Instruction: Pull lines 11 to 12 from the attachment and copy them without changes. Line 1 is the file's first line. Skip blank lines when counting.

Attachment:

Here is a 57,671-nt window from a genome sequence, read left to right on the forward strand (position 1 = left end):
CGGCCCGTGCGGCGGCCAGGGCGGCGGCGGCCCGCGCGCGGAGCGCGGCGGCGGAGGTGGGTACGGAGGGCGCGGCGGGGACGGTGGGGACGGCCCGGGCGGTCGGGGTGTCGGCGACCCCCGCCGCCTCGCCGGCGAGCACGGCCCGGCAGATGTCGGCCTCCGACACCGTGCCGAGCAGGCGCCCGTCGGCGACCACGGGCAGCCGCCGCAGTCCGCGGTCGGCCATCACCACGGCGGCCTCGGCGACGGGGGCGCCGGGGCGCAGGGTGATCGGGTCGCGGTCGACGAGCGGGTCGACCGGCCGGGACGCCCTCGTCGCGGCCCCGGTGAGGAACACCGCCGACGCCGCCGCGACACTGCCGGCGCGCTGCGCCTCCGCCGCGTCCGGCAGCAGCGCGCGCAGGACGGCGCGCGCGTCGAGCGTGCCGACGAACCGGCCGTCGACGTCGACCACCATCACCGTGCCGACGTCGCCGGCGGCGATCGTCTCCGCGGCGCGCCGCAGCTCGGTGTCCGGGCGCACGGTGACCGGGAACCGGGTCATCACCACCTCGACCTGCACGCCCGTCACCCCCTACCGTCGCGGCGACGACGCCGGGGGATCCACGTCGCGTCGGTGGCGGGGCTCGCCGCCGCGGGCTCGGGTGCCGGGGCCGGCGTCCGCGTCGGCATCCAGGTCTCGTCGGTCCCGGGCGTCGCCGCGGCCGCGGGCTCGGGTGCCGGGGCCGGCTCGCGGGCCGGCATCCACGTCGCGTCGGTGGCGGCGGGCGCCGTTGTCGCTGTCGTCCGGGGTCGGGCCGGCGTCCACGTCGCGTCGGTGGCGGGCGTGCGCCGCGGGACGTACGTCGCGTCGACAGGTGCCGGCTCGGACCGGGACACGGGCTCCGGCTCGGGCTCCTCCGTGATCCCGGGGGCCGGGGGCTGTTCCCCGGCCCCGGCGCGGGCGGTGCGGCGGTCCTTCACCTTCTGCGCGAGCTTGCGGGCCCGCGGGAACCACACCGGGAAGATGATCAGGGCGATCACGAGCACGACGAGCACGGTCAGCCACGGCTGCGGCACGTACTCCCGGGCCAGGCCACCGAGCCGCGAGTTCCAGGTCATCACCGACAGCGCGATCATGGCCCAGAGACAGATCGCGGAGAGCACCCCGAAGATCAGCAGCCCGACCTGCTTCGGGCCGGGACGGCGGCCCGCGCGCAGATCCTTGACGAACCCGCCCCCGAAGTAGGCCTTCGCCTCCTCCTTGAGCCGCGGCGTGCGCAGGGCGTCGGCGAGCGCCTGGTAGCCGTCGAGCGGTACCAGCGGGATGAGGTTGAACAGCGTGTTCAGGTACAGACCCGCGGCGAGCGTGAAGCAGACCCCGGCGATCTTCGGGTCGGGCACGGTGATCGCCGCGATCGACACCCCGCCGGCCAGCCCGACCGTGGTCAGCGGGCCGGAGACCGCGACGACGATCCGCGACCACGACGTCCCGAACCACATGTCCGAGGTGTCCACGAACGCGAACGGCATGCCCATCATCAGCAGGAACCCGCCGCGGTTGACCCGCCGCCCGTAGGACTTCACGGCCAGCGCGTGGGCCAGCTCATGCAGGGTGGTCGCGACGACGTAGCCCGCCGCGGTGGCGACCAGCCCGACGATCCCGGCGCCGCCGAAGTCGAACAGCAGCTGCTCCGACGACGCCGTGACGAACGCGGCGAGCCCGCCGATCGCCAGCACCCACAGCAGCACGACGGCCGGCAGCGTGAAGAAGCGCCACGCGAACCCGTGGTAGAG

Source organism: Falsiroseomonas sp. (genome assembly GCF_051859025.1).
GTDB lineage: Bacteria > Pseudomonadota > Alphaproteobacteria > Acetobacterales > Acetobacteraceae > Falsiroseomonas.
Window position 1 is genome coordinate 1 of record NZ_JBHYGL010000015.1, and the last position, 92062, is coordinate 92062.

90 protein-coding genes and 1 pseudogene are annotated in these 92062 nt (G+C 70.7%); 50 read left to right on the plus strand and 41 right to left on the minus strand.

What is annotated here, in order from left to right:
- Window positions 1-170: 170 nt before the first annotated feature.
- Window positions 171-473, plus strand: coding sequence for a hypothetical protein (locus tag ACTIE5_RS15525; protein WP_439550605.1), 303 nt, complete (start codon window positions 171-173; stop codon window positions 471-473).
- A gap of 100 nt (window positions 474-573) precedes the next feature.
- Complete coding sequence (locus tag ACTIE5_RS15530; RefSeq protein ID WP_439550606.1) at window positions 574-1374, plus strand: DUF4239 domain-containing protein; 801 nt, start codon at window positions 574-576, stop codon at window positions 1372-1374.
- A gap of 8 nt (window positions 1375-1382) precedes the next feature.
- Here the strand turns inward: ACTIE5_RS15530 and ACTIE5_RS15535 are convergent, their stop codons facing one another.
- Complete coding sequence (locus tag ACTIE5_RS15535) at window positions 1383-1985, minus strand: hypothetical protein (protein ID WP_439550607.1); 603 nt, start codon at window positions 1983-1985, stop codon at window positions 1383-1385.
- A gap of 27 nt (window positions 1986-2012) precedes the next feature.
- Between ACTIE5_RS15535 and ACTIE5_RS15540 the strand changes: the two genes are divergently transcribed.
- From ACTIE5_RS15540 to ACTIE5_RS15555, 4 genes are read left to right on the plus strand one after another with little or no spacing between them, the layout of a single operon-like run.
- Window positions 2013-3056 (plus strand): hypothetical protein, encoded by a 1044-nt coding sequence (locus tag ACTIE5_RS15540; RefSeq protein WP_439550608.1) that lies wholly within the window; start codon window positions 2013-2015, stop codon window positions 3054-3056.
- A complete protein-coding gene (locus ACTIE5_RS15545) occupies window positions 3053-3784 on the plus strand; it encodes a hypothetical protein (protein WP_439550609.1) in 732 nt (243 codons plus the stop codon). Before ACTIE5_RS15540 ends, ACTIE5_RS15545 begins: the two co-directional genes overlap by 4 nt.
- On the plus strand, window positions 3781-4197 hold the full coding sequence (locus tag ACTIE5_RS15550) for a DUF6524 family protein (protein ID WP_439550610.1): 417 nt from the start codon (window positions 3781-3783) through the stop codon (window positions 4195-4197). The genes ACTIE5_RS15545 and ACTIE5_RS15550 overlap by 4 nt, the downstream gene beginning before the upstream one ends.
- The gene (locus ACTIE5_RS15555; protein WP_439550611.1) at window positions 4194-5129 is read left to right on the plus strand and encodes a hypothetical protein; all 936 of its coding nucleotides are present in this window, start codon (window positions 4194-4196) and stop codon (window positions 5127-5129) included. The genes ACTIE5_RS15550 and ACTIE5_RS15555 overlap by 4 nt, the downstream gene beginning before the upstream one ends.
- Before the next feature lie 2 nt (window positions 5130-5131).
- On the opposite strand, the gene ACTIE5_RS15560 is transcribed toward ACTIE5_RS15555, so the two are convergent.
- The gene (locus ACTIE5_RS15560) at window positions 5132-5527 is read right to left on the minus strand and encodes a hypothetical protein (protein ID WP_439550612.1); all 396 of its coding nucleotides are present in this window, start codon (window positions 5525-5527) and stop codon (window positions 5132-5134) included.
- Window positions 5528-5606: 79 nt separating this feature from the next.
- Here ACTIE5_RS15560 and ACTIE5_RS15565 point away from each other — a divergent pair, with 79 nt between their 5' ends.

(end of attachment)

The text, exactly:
- Complete coding sequence (locus tag ACTIE5_RS15530; RefSeq protein ID WP_439550606.1) at window positions 574-1374, plus strand: DUF4239 domain-containing protein; 801 nt, start codon at window positions 574-576, stop codon at window positions 1372-1374.
- A gap of 8 nt (window positions 1375-1382) precedes the next feature.